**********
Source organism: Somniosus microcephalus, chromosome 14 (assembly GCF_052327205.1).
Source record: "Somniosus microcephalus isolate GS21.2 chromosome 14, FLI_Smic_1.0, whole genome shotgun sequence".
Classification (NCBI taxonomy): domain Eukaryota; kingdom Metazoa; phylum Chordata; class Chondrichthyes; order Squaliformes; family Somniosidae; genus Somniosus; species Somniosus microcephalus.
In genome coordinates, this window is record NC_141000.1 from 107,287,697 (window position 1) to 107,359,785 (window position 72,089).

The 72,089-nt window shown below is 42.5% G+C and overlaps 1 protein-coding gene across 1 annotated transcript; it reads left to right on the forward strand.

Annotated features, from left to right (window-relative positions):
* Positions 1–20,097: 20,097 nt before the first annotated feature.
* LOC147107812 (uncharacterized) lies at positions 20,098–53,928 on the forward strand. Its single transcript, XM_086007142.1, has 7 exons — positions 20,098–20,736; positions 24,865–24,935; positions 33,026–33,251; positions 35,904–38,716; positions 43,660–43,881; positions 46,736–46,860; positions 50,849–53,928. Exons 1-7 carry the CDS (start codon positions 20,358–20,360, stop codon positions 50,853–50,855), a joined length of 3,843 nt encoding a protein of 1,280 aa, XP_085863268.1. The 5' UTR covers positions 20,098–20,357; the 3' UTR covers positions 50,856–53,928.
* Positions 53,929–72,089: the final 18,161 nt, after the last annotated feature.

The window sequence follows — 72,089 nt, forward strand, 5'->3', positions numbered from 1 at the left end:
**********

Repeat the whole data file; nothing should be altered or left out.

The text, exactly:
Source organism: Somniosus microcephalus, chromosome 14 (assembly GCF_052327205.1).
Source record: "Somniosus microcephalus isolate GS21.2 chromosome 14, FLI_Smic_1.0, whole genome shotgun sequence".
Classification (NCBI taxonomy): domain Eukaryota; kingdom Metazoa; phylum Chordata; class Chondrichthyes; order Squaliformes; family Somniosidae; genus Somniosus; species Somniosus microcephalus.
In genome coordinates, this window is record NC_141000.1 from 107,287,697 (window position 1) to 107,359,785 (window position 72,089).

The 72,089-nt window shown below is 42.5% G+C and overlaps 1 protein-coding gene across 1 annotated transcript; it reads left to right on the forward strand.

Annotated features, from left to right (window-relative positions):
* Positions 1–20,097: 20,097 nt before the first annotated feature.
* LOC147107812 (uncharacterized) lies at positions 20,098–53,928 on the forward strand. Its single transcript, XM_086007142.1, has 7 exons — positions 20,098–20,736; positions 24,865–24,935; positions 33,026–33,251; positions 35,904–38,716; positions 43,660–43,881; positions 46,736–46,860; positions 50,849–53,928. Exons 1-7 carry the CDS (start codon positions 20,358–20,360, stop codon positions 50,853–50,855), a joined length of 3,843 nt encoding a protein of 1,280 aa, XP_085863268.1. The 5' UTR covers positions 20,098–20,357; the 3' UTR covers positions 50,856–53,928.
* Positions 53,929–72,089: the final 18,161 nt, after the last annotated feature.

The window sequence follows — 72,089 nt, forward strand, 5'->3', positions numbered from 1 at the left end: